This is an unpublished study on 19 men, lasting only 6-7 days, on an experimental diet so low in fat (7-8%) that is has virtually no comparison in human history. Again, one must ask: why is Ornish citing such obscure, speculative and even unpublished data for his argument? After so many years of studying the low-fat diet, don’t we have better data? Of course we do. There have been many tests of the low-fat diet on tens of thousands of people, but their findings do not support the hypothesis that this diet helps people lose a significant amount of weight. In head-to-head diet trials, the low-fat diet nearly always performs the worst.
This back and forth between competing studies is how tobacco escaped any serious challenge to its “cigarettes are good for you” argument that they hid behind for years. I say this–look around. Use your own eyes. We have all been on a diet pressed upon us by industry for many decades. Low fat foods and cooking oils and shortening were invented so that we could all get off of saturated fats. Industry has invented veggie burgers and tofu burgers and other ways you could replace meats. We have all been on diets because we were getting fat. We all know that nothing works to reduce the weight. We all know someone who has type 2 diabetes. Some of us even know grade school children who are suffering from “adult onset diabetes”. Both of my parents had heart attacks and had to have their coronary plumbing repaired. The fact is that none of these trends are getting better, even though it’s hard to find a saturated fat to cook with, or that meat costs ten dollars per pound these days. The trend for eating ‘bad’ foods is down and going down, yet two out of three of us are overweight. One out of three of us is obese. Babies are getting Fatty Liver disease and getting liver replacements. Trying to eat low-fat Is THE PROBLEM. You shouldn’t wait for the science to be definite. You need to quit eating carbohydrates at every meal now.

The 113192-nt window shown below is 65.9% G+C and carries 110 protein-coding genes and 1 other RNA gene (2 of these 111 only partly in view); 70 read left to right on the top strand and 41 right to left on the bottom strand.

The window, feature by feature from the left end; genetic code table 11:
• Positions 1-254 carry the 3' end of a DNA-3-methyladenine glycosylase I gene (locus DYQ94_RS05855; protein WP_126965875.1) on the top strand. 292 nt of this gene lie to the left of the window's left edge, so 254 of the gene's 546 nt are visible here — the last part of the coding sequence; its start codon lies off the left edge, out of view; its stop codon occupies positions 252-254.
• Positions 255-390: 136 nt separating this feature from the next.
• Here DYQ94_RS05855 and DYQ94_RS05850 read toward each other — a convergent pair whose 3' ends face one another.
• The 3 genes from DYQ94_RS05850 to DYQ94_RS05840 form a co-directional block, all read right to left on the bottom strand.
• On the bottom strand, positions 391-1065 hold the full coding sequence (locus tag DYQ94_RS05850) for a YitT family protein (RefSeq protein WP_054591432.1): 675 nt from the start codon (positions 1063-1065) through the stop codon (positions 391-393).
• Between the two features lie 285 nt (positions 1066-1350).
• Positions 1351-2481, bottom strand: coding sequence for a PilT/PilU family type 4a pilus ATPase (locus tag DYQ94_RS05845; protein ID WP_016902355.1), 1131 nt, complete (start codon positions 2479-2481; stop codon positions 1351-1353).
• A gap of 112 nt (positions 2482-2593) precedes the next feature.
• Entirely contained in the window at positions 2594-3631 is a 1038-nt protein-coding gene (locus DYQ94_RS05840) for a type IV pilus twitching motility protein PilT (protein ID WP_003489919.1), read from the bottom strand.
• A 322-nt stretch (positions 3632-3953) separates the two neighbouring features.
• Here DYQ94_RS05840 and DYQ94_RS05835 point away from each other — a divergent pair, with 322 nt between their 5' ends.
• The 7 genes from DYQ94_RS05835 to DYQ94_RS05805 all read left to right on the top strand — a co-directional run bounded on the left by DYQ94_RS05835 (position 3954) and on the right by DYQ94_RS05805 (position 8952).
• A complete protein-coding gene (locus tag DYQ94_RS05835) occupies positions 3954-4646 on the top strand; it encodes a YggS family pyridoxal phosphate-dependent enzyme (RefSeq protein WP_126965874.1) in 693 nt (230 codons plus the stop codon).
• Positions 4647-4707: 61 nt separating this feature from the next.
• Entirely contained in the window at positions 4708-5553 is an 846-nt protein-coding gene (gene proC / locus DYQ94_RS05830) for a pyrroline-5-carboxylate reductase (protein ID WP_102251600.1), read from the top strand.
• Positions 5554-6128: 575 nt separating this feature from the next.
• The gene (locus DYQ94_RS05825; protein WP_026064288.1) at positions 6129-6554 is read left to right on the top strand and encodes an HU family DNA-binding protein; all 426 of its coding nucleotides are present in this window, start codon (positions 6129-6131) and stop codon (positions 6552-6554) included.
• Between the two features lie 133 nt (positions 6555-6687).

Ancient man (before long distance refrigerated trucking) could not eat fruit at every meal. No orange juice for breakfast every day on any table before the turn of the century in the US. Our healthy pioneer kin could only eat foods from the ground on which they lived. They could keep some things in root cellars for a while, but nothing lasts from growing season to growing season. They had to ferment foods so that they would keep. Every bite they took was a food that was teeming with life. Bacteria, natural vinegars, cheeses were all providing real life to them. The soil the food was grown on was all natural. Nobody knows what kind of difference that it makes inside the human body to eat foods that are living a natural life compared to those eating an artificial industrially produced life. It would be idiotic though to assume that the artificial, processed food is the equivalent.